Mother Rabbit Essay

776 Words4 Pages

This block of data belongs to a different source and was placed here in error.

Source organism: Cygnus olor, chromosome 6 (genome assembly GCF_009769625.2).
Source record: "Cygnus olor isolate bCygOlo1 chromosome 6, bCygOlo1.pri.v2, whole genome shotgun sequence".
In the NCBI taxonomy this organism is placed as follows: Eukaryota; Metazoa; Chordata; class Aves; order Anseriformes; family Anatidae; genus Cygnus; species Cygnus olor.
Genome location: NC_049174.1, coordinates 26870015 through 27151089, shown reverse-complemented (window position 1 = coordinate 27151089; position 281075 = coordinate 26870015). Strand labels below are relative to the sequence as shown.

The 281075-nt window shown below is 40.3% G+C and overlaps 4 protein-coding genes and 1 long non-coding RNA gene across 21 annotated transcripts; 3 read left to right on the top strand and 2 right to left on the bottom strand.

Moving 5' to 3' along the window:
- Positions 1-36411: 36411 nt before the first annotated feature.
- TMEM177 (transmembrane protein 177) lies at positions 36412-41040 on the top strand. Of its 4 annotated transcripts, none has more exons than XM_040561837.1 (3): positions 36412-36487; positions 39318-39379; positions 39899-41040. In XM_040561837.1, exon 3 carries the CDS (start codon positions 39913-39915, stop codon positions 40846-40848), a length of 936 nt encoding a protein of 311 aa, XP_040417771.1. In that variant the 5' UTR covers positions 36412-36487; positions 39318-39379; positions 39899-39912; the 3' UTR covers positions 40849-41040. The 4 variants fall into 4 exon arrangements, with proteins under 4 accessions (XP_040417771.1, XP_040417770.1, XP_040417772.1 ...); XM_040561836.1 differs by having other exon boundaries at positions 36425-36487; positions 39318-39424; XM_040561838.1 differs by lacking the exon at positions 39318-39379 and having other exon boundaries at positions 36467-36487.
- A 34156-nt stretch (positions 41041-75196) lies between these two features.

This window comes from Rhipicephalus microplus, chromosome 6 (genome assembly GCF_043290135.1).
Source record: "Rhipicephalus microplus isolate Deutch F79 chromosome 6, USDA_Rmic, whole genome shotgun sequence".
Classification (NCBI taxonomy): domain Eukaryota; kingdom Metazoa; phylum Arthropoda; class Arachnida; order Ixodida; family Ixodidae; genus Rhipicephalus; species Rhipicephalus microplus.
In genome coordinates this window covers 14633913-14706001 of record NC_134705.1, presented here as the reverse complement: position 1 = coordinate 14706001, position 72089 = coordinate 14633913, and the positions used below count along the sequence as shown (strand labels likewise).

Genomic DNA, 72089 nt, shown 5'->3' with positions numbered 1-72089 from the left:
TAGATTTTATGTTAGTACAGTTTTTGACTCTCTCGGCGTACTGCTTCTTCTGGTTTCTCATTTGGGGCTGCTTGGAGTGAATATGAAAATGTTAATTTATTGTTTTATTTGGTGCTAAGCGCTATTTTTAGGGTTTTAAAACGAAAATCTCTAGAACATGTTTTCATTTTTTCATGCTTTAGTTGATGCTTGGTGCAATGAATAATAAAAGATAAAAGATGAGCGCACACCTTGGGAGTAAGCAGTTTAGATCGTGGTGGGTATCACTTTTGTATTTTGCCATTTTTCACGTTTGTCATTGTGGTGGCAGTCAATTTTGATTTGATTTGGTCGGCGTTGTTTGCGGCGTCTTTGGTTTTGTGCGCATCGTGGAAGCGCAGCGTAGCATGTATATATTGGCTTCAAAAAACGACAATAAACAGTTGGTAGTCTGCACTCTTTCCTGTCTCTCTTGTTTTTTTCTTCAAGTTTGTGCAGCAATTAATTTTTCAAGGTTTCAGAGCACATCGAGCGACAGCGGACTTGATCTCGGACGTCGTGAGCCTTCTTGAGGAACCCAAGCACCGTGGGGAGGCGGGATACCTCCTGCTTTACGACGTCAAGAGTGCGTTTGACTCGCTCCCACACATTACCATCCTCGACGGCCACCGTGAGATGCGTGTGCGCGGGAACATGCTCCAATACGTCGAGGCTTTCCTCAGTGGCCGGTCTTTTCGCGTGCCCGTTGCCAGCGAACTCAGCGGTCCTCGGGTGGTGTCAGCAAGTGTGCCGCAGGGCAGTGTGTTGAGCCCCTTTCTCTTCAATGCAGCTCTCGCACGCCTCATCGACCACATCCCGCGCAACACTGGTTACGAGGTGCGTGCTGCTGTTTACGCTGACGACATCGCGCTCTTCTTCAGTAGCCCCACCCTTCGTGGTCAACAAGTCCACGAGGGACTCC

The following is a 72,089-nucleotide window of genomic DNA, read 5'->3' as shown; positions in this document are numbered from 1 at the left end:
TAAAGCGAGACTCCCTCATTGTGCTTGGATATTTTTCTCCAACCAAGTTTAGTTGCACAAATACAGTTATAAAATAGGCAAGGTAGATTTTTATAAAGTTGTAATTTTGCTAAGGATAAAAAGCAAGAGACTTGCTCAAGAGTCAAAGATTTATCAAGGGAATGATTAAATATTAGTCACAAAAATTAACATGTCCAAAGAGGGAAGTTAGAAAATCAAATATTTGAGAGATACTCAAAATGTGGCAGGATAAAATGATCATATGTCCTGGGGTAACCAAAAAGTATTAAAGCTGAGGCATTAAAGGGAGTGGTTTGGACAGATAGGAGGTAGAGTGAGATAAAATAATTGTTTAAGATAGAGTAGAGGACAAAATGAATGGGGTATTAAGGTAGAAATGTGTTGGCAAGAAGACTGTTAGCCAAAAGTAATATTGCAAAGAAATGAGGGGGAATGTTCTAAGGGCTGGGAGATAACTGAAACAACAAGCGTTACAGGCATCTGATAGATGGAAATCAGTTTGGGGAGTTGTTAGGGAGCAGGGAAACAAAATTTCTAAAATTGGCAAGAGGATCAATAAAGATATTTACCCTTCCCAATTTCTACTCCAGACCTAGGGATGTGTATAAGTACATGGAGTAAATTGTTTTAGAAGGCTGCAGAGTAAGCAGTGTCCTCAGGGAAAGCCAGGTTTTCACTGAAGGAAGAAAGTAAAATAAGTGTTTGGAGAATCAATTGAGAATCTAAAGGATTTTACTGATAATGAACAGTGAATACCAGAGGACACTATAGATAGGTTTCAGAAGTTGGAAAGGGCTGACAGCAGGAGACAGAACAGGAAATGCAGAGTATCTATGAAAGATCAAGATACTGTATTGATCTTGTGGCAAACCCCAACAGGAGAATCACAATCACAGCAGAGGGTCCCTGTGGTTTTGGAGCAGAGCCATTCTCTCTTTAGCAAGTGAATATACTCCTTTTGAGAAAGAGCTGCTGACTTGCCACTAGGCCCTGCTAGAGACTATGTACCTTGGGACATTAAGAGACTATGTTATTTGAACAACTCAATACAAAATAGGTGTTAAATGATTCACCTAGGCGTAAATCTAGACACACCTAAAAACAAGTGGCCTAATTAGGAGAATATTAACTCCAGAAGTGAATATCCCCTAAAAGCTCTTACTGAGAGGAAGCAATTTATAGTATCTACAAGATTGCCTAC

The short story “Mother Rabbit” by Michael Hyde is about a man learning to deal with grief. At first, he struggles to deal with the death of his mother and also finds himself becoming distant from his own family. The narrator is unhappy with the way things ended with his mother, feeling incomplete and full of curiosity ever since. With no one to turn to, he turns to his beloved wood - chopping away his troubles and frustrations. However, throughout the story, the narrator is finally able to overcome grief when he meets a grey angora rabbit, the re-incarnation of his dead mother. At the beginning of the story, the narrator is seen chopping wood by himself. Chopping wood alone symbolised his state of mind. It meant the narrator was depressed and lonely when it came to dealing with grief. Chopping wood tended to be an act of aggression as it used a lot of strength. This was also what the narrator felt, using it as a gateway of releasing all the frustration he had bottled up inside. Since she had passed away, the narrator constantly had 'dreams where she regularly made a guest appearance had filled and interrupted’ his sleep. His usual response was 'to go outside and chop some wood’. To see his mother in his dreams indicated the narrator had unresolved problems that he still needed to work out with his mother and would not be at peace until he did. As he takes a break from chopping wood, he wonders about what happens after death, re-incarnation in particular. He then mentions he has never talked nor discussed about his mother passing away to anyone, surprisingly even his family, doubting it would help solve anything or even overcome his grief. ‘What use was going over and over it never solved anything and hardly ever made you feel better’. The narrator though is proved wrong when he astonishingly meets his mother in her re-incarnated form, a grey angora rabbit.
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